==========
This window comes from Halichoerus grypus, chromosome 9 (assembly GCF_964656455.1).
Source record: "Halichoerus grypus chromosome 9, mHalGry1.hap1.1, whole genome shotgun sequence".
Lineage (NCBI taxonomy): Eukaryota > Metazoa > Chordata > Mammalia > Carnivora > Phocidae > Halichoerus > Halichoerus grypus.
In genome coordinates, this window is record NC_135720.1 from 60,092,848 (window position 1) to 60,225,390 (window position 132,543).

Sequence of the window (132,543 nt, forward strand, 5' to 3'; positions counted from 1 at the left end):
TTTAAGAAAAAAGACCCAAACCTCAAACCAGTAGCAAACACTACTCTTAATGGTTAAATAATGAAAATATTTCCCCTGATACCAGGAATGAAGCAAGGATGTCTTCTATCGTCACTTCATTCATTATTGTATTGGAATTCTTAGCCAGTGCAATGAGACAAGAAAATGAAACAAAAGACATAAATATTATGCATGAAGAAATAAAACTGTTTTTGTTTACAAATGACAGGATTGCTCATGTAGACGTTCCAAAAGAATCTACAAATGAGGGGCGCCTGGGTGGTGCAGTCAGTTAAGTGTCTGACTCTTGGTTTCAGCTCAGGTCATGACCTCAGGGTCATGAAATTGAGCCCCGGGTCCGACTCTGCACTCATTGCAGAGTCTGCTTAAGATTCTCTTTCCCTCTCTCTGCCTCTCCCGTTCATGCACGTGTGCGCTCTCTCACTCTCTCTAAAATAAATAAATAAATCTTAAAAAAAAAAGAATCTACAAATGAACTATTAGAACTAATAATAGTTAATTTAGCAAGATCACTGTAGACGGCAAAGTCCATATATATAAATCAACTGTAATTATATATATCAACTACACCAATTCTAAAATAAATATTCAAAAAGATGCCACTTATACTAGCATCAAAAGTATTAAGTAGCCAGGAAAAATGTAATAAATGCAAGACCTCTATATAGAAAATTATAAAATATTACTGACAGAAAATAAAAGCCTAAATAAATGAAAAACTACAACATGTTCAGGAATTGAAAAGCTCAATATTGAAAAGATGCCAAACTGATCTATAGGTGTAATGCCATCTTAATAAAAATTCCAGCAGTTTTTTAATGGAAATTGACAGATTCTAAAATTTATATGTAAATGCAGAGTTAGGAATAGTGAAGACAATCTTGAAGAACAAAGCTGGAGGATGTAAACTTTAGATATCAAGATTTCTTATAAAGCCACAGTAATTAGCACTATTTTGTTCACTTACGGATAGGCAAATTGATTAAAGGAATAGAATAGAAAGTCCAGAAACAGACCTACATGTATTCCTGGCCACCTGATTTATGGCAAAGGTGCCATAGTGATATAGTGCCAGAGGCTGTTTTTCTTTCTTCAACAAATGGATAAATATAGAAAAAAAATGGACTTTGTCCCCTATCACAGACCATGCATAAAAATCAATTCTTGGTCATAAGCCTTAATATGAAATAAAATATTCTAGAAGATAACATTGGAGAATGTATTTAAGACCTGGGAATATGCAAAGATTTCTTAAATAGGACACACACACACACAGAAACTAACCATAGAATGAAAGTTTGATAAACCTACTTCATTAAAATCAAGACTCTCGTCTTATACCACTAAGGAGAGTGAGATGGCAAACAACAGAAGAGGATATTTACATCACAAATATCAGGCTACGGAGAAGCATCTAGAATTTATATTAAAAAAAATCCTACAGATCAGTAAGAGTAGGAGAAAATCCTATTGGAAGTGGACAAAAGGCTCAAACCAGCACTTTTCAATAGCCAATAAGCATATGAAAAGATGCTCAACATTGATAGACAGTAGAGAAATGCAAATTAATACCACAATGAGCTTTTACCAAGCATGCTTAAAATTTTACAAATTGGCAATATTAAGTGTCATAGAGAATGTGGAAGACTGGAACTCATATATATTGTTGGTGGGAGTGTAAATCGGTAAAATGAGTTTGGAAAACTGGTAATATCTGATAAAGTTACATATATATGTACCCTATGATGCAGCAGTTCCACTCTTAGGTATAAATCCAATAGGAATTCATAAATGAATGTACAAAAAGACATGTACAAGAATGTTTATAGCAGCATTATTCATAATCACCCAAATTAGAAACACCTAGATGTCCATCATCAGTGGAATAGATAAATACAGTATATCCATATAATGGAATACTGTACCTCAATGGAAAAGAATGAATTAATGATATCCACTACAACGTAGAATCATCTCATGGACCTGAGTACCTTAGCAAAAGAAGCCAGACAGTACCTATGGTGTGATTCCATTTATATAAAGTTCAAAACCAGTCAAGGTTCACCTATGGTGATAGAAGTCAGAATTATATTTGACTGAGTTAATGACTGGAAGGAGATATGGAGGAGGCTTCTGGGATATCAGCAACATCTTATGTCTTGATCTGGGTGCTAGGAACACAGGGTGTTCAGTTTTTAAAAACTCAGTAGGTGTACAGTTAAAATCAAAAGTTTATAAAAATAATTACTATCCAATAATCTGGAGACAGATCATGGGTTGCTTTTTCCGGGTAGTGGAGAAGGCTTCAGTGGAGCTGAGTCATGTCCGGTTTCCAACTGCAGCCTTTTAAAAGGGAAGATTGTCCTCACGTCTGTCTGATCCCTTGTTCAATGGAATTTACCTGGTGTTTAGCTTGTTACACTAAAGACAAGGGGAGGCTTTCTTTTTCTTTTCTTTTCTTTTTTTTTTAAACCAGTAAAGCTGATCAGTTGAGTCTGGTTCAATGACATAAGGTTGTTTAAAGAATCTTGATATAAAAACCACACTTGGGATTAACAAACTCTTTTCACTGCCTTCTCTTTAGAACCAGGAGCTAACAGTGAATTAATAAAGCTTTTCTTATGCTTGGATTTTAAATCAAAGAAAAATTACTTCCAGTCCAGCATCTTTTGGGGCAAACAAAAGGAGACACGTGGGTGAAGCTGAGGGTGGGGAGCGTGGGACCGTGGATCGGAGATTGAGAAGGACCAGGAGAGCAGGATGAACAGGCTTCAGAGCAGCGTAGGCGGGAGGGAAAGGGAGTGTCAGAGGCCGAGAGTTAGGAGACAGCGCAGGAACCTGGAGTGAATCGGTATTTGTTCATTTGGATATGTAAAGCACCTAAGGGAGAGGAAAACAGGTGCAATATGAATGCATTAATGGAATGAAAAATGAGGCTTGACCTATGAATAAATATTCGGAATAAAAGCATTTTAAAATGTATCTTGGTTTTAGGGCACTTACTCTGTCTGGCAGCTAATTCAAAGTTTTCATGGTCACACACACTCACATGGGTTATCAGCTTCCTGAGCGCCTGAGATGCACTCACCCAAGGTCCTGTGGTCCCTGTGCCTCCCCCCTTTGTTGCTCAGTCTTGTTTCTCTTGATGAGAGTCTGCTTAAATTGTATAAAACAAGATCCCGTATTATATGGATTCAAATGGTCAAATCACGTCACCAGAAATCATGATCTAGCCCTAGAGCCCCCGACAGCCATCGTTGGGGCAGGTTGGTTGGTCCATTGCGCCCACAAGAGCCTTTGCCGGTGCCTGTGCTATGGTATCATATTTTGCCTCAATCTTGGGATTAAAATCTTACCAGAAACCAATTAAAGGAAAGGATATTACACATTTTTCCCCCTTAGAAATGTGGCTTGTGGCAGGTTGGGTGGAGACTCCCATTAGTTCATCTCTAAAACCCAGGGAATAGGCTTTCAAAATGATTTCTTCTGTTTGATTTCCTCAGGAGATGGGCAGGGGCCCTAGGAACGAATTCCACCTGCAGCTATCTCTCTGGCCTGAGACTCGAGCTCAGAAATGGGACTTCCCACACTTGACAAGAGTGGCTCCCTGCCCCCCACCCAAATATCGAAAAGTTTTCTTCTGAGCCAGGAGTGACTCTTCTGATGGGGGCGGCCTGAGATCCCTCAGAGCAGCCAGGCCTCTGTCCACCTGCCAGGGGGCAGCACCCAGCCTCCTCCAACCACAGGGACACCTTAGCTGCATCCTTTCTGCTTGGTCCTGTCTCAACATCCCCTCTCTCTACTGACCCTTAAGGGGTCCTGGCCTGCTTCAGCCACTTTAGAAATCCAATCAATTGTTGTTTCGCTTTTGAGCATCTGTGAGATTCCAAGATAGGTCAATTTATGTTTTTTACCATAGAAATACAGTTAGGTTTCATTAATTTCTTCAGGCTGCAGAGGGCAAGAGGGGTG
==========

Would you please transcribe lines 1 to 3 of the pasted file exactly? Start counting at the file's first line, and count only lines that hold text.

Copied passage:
This window comes from Halichoerus grypus, chromosome 9 (assembly GCF_964656455.1).
Source record: "Halichoerus grypus chromosome 9, mHalGry1.hap1.1, whole genome shotgun sequence".
Lineage (NCBI taxonomy): Eukaryota > Metazoa > Chordata > Mammalia > Carnivora > Phocidae > Halichoerus > Halichoerus grypus.